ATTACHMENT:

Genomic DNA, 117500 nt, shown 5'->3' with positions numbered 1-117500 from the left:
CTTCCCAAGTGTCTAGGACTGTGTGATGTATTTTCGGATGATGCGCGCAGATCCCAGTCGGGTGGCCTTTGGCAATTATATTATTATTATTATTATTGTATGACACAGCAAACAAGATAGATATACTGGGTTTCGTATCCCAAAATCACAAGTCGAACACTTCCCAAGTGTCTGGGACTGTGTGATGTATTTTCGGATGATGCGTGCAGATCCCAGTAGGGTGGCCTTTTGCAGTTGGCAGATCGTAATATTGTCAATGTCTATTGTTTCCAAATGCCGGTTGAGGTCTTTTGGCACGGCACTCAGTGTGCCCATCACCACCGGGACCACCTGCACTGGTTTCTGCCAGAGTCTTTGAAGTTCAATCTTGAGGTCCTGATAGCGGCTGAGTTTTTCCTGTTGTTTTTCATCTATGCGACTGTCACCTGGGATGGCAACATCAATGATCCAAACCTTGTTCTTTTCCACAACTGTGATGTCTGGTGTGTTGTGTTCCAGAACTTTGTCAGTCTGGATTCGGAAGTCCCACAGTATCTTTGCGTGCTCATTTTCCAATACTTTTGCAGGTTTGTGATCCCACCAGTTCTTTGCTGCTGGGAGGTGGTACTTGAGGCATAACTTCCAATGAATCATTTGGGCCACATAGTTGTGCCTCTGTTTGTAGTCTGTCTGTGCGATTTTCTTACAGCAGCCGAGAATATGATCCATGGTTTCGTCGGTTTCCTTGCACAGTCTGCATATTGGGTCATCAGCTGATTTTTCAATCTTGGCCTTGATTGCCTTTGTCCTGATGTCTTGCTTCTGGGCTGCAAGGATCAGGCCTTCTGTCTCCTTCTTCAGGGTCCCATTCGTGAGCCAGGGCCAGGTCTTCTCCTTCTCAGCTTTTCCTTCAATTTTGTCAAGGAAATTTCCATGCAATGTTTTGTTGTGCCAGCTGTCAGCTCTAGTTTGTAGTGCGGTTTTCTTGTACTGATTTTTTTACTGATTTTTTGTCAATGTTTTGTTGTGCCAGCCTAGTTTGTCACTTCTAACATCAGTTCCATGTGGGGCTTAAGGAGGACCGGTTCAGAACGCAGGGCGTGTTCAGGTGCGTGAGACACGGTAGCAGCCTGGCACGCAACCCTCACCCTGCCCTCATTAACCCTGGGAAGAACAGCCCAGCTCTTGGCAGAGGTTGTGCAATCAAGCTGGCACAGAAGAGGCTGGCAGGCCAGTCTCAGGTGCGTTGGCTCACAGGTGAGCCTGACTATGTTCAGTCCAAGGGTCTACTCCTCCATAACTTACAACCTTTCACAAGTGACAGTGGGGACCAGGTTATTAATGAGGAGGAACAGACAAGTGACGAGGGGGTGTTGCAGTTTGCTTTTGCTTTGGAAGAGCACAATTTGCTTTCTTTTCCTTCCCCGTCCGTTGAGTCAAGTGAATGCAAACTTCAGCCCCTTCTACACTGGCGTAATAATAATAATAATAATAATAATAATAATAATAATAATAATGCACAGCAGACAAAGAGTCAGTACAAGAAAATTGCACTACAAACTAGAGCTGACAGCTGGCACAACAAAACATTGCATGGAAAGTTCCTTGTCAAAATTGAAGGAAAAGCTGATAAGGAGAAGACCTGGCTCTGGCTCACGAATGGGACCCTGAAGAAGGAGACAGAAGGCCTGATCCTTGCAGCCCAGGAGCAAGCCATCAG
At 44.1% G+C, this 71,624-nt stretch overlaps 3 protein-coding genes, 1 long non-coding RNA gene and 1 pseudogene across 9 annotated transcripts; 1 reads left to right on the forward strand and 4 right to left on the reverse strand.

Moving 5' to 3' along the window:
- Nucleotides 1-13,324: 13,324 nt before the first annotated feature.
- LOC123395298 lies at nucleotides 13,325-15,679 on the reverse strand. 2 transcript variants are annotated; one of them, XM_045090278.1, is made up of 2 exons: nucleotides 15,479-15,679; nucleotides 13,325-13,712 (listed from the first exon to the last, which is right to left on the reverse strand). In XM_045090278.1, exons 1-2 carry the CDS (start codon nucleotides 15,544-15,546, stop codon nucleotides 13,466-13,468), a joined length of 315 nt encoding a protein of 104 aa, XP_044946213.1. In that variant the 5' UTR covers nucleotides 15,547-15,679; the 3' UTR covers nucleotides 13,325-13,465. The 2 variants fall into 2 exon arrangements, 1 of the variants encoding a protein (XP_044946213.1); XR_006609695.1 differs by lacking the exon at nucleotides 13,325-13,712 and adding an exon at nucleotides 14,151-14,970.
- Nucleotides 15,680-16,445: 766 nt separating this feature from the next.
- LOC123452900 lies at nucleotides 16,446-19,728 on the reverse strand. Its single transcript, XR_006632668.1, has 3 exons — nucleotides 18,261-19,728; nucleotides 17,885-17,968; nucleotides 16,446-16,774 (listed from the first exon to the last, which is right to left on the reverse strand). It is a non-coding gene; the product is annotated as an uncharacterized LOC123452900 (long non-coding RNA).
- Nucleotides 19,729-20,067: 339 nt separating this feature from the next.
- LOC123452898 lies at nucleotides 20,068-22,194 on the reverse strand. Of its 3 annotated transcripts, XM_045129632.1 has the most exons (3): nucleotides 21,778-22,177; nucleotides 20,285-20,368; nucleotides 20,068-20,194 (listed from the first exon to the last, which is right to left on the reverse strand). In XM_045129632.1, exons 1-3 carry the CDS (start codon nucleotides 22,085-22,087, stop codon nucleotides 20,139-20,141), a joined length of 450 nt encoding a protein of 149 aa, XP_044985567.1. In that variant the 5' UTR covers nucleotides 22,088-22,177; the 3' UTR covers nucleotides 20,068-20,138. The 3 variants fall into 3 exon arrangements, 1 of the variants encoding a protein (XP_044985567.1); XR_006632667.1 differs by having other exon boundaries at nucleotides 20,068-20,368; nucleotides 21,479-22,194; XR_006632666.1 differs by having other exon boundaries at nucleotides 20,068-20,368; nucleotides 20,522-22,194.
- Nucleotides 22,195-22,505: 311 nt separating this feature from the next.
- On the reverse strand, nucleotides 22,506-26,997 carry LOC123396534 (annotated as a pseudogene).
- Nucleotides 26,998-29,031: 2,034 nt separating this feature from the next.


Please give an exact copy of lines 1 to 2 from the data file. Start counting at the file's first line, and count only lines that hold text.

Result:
Genomic DNA, 117500 nt, shown 5'->3' with positions numbered 1-117500 from the left:
CTTCCCAAGTGTCTAGGACTGTGTGATGTATTTTCGGATGATGCGCGCAGATCCCAGTCGGGTGGCCTTTGGCAATTATATTATTATTATTATTATTGTATGACACAGCAAACAAGATAGATATACTGGGTTTCGTATCCCAAAATCACAAGTCGAACACTTCCCAAGTGTCTGGGACTGTGTGATGTATTTTCGGATGATGCGTGCAGATCCCAGTAGGGTGGCCTTTTGCAGTTGGCAGATCGTAATATTGTCAATGTCTATTGTTTCCAAATGCCGGTTGAGGTCTTTTGGCACGGCACTCAGTGTGCCCATCACCACCGGGACCACCTGCACTGGTTTCTGCCAGAGTCTTTGAAGTTCAATCTTGAGGTCCTGATAGCGGCTGAGTTTTTCCTGTTGTTTTTCATCTATGCGACTGTCACCTGGGATGGCAACATCAATGATCCAAACCTTGTTCTTTTCCACAACTGTGATGTCTGGTGTGTTGTGTTCCAGAACTTTGTCAGTCTGGATTCGGAAGTCCCACAGTATCTTTGCGTGCTCATTTTCCAATACTTTTGCAGGTTTGTGATCCCACCAGTTCTTTGCTGCTGGGAGGTGGTACTTGAGGCATAACTTCCAATGAATCATTTGGGCCACATAGTTGTGCCTCTGTTTGTAGTCTGTCTGTGCGATTTTCTTACAGCAGCCGAGAATATGATCCATGGTTTCGTCGGTTTCCTTGCACAGTCTGCATATTGGGTCATCAGCTGATTTTTCAATCTTGGCCTTGATTGCCTTTGTCCTGATGTCTTGCTTCTGGGCTGCAAGGATCAGGCCTTCTGTCTCCTTCTTCAGGGTCCCATTCGTGAGCCAGGGCCAGGTCTTCTCCTTCTCAGCTTTTCCTTCAATTTTGTCAAGGAAATTTCCATGCAATGTTTTGTTGTGCCAGCTGTCAGCTCTAGTTTGTAGTGCGGTTTTCTTGTACTGATTTTTTTACTGATTTTTTGTCAATGTTTTGTTGTGCCAGCCTAGTTTGTCACTTCTAACATCAGTTCCATGTGGGGCTTAAGGAGGACCGGTTCAGAACGCAGGGCGTGTTCAGGTGCGTGAGACACGGTAGCAGCCTGGCACGCAACCCTCACCCTGCCCTCATTAACCCTGGGAAGAACAGCCCAGCTCTTGGCAGAGGTTGTGCAATCAAGCTGGCACAGAAGAGGCTGGCAGGCCAGTCTCAGGTGCGTTGGCTCACAGGTGAGCCTGACTATGTTCAGTCCAAGGGTCTACTCCTCCATAACTTACAACCTTTCACAAGTGACAGTGGGGACCAGGTTATTAATGAGGAGGAACAGACAAGTGACGAGGGGGTGTTGCAGTTTGCTTTTGCTTTGGAAGAGCACAATTTGCTTTCTTTTCCTTCCCCGTCCGTTGAGTCAAGTGAATGCAAACTTCAGCCCCTTCTACACTGGCGTAATAATAATAATAATAATAATAATAATAATAATAATAATAATGCACAGCAGACAAAGAGTCAGTACAAGAAAATTGCACTACAAACTAGAGCTGACAGCTGGCACAACAAAACATTGCATGGAAAGTTCCTTGTCAAAATTGAAGGAAAAGCTGATAAGGAGAAGACCTGGCTCTGGCTCACGAATGGGACCCTGAAGAAGGAGACAGAAGGCCTGATCCTTGCAGCCCAGGAGCAAGCCATCAG